Electronic Contracts

Q.5. How does one ensure validity and enforcement of electronic contracts?

Ans. An agreement between parties is legally valid if it satisfies the requirements of the law regarding its formation, i.e. that the parties intended to create a contract primarily. This intention is evidenced by their compliance with 3 classical cornerstones i.e. offer, acceptance and consideration.

While freedom of contract among parties to transact is a general rule, the law considers certain types of contracts as void or voidable because of conflict with the public interest. E-commerce participants should be aware of the potential invalidity or unenforceability of contracts against the public interest. Various types of illegal subject matter may cause particularly great harm within the e-commerce environment, such as an agreement to traffic in pornographic or obscene material on the internet.

Performance in many e- contract transactions involves electronic media, especially in the payments process or where the contract is for the provision of on-line services such as access to information or download of software. Download of software and access of billed information resources are examples of performances those can be completed without human mediations (beyond the initial programming).


The preliminary e-mail informing consumers of the goods and services available for sale, is an invitation to treat. When consumers respond through an e-mail or by filling in an online form, built into the web page, they make an Offer. The seller can accept this offer either by express confirmation or by conduct. Parties are also free to enter into traditional e-contract, wherein the first e-mail or web page constitutes the offer. Then however the one who offers will have to contract with everyone who responds, denying him the freedom of contract, without reservation of right not to sell to certain persons, or in certain jurisdictions.


The critical issue is when acceptance takes effect, to determine where and when the contract comes into existence. The general receipt rule is that acceptance is effective when received. Communication through internet is virtually instantaneous despite insignificant delays. The applicable rule of communication depends upon reasonable certainty of the message being received. If the server is trusted, the postal rule may apply, if however, the server is not trusted or there is uncertainty concerning the e-mail's route, it is best not to apply the postal rule. When arrival at the server is presumed insufficient, the 'receipt at the mail box' rule is preferred.


If the offer says so, acceptance can be given by clicking on a "Yes" or "Buy" icon. For example, in Time Inc. New Media's subscription agreement for its Pathfinder service, a screen with the following message appears, "By answering 'accept' you agree to the terms (listed below) for use of Pathfinder." One of the terms is: "TINM shall have the right at any time to change or modify the terms and conditions" of use, effective immediately upon notice. The notice may simply be by posting on Pathfinder. A court may find that the buyer agreed to be bound by the terms of the subscription agreement at the time the buyer clicked on the "accept" icon.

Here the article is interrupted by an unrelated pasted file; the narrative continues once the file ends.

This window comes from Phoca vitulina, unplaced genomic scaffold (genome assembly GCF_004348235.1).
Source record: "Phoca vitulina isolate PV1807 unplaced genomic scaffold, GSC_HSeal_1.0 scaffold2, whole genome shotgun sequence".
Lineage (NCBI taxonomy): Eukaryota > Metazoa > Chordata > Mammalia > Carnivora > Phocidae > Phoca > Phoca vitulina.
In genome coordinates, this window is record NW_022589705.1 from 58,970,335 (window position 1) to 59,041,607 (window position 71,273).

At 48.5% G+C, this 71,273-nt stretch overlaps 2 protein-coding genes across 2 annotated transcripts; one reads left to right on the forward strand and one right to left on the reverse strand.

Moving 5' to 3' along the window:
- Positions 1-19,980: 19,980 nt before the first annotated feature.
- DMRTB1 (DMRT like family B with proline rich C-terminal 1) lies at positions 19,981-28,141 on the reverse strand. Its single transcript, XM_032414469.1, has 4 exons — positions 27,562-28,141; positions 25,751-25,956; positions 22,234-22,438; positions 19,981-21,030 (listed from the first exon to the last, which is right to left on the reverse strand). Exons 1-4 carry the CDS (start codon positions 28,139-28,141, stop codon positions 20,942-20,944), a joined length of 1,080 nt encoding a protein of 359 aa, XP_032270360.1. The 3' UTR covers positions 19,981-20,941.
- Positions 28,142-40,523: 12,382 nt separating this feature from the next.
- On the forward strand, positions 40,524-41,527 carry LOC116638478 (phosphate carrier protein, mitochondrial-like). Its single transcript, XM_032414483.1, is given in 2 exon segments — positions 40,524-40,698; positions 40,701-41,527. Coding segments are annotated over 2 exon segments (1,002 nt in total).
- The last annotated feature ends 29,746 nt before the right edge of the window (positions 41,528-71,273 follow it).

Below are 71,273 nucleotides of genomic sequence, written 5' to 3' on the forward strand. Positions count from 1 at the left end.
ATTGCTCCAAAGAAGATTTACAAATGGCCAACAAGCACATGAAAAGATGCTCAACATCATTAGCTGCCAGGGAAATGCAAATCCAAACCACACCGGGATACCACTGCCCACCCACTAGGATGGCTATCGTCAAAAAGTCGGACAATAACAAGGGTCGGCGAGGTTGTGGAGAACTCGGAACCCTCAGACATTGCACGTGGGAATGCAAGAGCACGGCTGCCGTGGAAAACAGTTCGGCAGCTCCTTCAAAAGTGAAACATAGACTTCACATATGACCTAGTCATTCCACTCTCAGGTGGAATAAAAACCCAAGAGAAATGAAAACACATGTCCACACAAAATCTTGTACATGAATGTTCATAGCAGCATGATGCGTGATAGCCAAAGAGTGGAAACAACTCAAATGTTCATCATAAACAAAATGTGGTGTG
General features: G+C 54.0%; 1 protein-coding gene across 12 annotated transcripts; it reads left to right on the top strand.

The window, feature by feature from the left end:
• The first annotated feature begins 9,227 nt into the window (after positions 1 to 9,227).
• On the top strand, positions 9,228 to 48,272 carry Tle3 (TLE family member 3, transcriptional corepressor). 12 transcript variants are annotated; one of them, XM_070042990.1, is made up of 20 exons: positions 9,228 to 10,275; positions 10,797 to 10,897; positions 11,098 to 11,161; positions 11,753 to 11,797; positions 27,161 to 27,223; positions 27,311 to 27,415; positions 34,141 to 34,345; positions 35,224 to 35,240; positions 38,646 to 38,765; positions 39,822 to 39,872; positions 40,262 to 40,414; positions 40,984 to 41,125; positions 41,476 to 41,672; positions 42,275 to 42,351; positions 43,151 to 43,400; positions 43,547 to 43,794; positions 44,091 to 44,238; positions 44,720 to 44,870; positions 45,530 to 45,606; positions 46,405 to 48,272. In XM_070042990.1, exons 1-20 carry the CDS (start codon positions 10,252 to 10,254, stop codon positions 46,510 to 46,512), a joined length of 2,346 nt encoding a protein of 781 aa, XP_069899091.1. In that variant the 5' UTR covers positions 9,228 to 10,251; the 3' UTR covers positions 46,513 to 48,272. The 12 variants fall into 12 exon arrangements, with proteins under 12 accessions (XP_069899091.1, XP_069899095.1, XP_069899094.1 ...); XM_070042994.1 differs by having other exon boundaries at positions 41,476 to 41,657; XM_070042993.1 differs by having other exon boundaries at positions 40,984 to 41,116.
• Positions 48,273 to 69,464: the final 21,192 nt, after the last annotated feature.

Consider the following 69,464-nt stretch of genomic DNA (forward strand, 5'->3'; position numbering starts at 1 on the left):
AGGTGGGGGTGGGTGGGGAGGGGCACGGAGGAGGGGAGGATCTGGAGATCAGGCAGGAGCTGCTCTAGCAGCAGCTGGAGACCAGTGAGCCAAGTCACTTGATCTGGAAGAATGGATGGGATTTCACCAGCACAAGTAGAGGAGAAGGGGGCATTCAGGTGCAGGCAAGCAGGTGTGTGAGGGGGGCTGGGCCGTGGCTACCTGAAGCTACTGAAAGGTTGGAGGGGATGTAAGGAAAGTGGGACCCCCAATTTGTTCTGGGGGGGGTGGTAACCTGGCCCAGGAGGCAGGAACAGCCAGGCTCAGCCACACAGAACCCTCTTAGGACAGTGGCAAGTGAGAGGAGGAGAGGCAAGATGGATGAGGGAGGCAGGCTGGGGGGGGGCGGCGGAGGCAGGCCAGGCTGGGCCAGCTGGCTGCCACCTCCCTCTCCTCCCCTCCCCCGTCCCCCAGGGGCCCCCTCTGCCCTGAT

Downloading software could sufficiently constitute acceptance depending on the terms of the offer.

Q.6. Which are the legal forums in case of breach of contract?

Ans. Jurisdiction:

Jurisdiction of a contract determines the law applicable to it and the codes in which theory can be enforced. Jurisdiction depends on the place where the contract is concluded. Determining this fore-contract is difficult due to ambiguity caused by technicalities of network.

The physical location of the server determines the applicable jurisdiction in case there is no express cause specifying it. In R. Vs Waddon, however, the court dismissed the argument that simply because the server is in another country, its laws should apply. The courts suggested that since the web site was interacted with, in UK, English law should be applicable, demonstrating the willingness of the courts to extend a 'long arm jurisdiction'.

However, generally it is seen that a jurisdiction clause is inserted in the agreement itself, and when the agreement is arrived at with free consent of parties, then it would be appropriate to affirm such agreement as regards jurisdiction as well.


Though s.46 of the IT Act provides for a mechanism of the adjudicating office, s.48 for constitution of the Cyber Regulations Appellate Tribunal, and s.62 provides for further appeal to High Court, this mechanism awaits final notification by the government and constitution of the said authorities. Resultantly, the present remedy is to move before the Civil Courts.


These are the following tests which a court of law would use to decide whether it would have jurisdiction to entertain a claim or not:

  • If the defendant has purposefully availed himself of the privilege of acting in the forum state or causing a consequence in the forum state.

  • The cause of action must arise from the defendant's activities there.

  • The acts of the defendant or consequences caused by the defendant must have a substantial enough connection with the forum to make the exercise of jurisdiction over the defendant reasonable.

If the above tests are satisfied then the court would entertain a claim.